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Sync via FTP

by Tanktalus (Canon)
on Mar 10, 2007 at 20:09 UTC ( #604149=perlquestion: print w/replies, xml ) Need Help??

Tanktalus has asked for the wisdom of the Perl Monks concerning the following question:

Ideally, I'd be doing this via rsync, but my webhost doesn't have sshd or rsyncd running. I contemplated setting up an rsync daemon in perl, but I think that that's probably more work than the alternative... which is to write a synchronisation tool in perl that syncs via FTP.

Unlike the rsync project, I don't think that "minimal transfer" (as in, parts of files) is really that important. Largely, I just need to check if a file locally has been added or changed (and thus need to be uploaded), or deleted (and thus needs to be deleted on the server). I think comparing timestamps should be sufficient here, as long as I can remember to convert the remote time stamp to GMT in its own timezone (which is different from mine). I don't think this will be hard. It may upload a bit more than needed, but I'd rather upload an extra meg of data than all 50MB (pics, PDFs, etc.) each time. And I want it automated just because I'm absolutely terrible about remembering what I've changed, whether that's new files, modifications, or deletions. I figure that if I can teach the computer how to do it, then I don't have to remember the minutiae that I know I'm horrible at. First, of course, I have to teach myself how to do it ;-)

The algorithm I'm trying to wrap my head around at the moment is how best to approach the recursive matching on two machines in parallel - one local, one remote. Including deleting entire trees from the remote system, e.g., if I have a /www/pics/2005/01 directory, and I delete the www/pics/2005 directory locally (no longer want to show those pics), I need to go into all the subdirs of www/pics/2005 and delete their contents so I can delete the directories, recursively, but in reverse order (I know there are terms for pre- and post-something, but I don't remember the terms, only that they'd apply here in describing how I'd scan to the bottom and only do the deletion after returning from the lower level of recursion). Obviously, handling local directories is easy with File::Find - but I'm not really sure how to best approach it when I'm trying to sync two different directories.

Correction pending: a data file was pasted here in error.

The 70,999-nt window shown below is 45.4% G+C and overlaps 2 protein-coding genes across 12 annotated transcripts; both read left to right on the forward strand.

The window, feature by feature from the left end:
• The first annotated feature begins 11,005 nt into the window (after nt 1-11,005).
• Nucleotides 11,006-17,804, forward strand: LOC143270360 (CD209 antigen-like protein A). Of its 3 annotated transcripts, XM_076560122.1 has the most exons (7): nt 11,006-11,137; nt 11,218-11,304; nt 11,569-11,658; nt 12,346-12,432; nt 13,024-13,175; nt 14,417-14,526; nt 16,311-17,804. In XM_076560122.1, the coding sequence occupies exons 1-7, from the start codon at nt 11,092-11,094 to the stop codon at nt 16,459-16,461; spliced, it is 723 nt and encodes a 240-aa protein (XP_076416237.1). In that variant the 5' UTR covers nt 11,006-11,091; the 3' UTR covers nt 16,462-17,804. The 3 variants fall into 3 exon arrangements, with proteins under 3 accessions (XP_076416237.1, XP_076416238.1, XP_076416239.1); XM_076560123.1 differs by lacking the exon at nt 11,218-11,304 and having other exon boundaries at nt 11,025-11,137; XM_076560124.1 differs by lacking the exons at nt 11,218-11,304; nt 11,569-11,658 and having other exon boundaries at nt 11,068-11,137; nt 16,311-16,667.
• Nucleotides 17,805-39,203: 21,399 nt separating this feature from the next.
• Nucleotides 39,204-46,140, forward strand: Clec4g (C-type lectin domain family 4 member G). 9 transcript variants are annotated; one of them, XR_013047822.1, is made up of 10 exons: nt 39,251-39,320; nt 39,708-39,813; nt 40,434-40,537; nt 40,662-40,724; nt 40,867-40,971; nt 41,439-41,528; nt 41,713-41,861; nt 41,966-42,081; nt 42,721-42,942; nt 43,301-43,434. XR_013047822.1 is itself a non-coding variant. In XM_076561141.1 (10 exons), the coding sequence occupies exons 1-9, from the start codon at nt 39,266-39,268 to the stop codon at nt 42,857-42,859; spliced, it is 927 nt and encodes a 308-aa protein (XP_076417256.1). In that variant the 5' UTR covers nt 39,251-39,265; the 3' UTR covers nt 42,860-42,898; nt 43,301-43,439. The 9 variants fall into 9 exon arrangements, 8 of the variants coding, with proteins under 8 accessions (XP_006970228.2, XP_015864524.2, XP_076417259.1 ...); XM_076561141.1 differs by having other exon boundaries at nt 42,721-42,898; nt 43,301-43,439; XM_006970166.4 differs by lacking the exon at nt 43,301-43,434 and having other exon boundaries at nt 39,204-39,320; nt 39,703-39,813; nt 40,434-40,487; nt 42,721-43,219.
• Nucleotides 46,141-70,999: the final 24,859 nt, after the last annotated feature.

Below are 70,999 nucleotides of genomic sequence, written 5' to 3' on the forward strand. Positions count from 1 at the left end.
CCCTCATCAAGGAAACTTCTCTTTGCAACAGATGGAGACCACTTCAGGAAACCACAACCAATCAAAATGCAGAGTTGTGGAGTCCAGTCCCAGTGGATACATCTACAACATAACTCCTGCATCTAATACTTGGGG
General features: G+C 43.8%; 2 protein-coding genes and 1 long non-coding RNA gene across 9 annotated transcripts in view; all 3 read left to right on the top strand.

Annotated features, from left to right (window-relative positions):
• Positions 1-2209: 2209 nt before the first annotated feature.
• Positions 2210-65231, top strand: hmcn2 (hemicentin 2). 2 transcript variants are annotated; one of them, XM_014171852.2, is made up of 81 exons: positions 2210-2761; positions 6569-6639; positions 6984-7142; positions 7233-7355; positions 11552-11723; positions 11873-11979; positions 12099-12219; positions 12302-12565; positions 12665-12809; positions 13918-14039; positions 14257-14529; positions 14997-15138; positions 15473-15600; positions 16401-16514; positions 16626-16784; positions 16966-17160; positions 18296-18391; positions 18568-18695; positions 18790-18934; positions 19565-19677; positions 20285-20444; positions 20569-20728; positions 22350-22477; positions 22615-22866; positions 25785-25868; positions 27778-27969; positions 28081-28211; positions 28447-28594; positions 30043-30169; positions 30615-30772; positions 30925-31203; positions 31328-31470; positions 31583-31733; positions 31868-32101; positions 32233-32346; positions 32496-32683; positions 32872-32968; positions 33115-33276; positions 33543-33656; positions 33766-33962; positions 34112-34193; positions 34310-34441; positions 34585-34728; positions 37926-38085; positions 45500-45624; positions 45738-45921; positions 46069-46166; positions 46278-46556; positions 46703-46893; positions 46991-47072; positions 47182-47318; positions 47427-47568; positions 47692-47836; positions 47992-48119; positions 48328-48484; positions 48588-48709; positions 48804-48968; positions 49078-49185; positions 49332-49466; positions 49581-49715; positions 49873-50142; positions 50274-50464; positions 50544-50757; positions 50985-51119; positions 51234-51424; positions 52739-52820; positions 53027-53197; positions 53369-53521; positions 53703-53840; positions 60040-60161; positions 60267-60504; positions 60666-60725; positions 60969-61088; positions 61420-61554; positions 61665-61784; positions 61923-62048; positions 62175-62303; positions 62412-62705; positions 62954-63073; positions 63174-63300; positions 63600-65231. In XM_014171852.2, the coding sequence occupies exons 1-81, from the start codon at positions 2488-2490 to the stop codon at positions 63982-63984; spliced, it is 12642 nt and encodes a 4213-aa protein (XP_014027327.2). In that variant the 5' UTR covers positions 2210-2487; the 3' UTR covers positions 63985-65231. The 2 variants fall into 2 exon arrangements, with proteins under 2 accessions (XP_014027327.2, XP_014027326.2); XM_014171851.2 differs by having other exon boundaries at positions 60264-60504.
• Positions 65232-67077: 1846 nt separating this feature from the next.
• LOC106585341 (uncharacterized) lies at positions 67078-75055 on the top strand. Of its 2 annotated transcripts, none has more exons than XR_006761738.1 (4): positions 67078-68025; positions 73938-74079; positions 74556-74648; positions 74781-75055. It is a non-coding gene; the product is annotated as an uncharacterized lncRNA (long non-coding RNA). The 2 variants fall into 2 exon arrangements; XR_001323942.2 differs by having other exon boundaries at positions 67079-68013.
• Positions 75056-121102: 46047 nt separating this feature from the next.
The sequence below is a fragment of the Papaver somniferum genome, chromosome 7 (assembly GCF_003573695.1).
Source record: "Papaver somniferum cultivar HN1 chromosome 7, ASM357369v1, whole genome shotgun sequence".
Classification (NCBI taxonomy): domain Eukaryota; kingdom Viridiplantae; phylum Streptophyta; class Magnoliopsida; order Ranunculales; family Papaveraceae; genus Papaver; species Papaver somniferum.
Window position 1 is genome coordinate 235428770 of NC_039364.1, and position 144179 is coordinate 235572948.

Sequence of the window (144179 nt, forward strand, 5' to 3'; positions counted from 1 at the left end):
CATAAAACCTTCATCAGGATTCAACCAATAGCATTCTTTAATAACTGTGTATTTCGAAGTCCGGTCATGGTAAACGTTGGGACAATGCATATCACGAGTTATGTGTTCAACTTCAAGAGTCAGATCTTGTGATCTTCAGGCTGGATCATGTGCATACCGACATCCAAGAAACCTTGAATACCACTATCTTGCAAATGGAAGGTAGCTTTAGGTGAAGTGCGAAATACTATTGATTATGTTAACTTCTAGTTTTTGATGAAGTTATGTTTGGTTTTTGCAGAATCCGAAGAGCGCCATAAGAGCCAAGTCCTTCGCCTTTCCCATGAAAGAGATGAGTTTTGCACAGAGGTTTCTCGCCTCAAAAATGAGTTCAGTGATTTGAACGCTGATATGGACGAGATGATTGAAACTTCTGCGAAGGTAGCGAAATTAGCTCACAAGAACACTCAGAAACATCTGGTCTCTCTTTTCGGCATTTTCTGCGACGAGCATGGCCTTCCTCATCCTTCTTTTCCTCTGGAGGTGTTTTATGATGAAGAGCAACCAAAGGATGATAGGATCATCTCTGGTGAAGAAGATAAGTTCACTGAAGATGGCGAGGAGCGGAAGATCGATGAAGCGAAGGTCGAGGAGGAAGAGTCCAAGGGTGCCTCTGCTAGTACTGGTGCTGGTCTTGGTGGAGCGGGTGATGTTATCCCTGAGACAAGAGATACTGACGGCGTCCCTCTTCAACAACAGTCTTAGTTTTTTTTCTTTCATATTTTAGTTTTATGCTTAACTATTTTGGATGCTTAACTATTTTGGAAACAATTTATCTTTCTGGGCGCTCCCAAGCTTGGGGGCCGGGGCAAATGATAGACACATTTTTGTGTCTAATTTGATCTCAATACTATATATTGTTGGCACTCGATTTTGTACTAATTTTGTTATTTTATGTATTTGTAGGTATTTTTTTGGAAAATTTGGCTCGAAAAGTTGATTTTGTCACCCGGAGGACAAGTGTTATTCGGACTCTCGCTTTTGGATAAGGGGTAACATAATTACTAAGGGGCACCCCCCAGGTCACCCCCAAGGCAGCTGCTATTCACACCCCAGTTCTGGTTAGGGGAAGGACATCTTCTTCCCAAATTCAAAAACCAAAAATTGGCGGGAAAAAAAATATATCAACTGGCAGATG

Perhaps I should practice just by syncing to another local directory - translating the "destination" from readdir/glob to Net::FTP is probably easier than this - at least to me.

Note: in my case, the local is considered the master for all directories with some exceptions (e.g., software that gets installed by the webhost's control panel). Any directory on the webhost that is neither local nor in the exception list (hash) will be removed.

Something tells me that I'm just missing something simple to make the whole thing "click" in my head... either that, or I'm just completely out to lunch and am missing the entirety of the concept. Hopefully another monk will be able to tell me which ;-)

Replies are listed 'Best First'.
Re: Sync via FTP
by bart (Canon) on Mar 10, 2007 at 20:15 UTC
    e.g., if I have a /www/pics/2005/01 directory, and I delete the www/pics/2005 directory locally (no longer want to show those pics), I need to go into all the subdirs of www/pics/2005 and delete their contents so I can delete the directories, recursively, but in reverse order
    Just as a starting point, I'd like to point out that you can implement the logic for the filesystem, with File::Find, if you just use the function finddepth. That function will call the callbacks first for the deepest nesting level, and handle the parent directory later.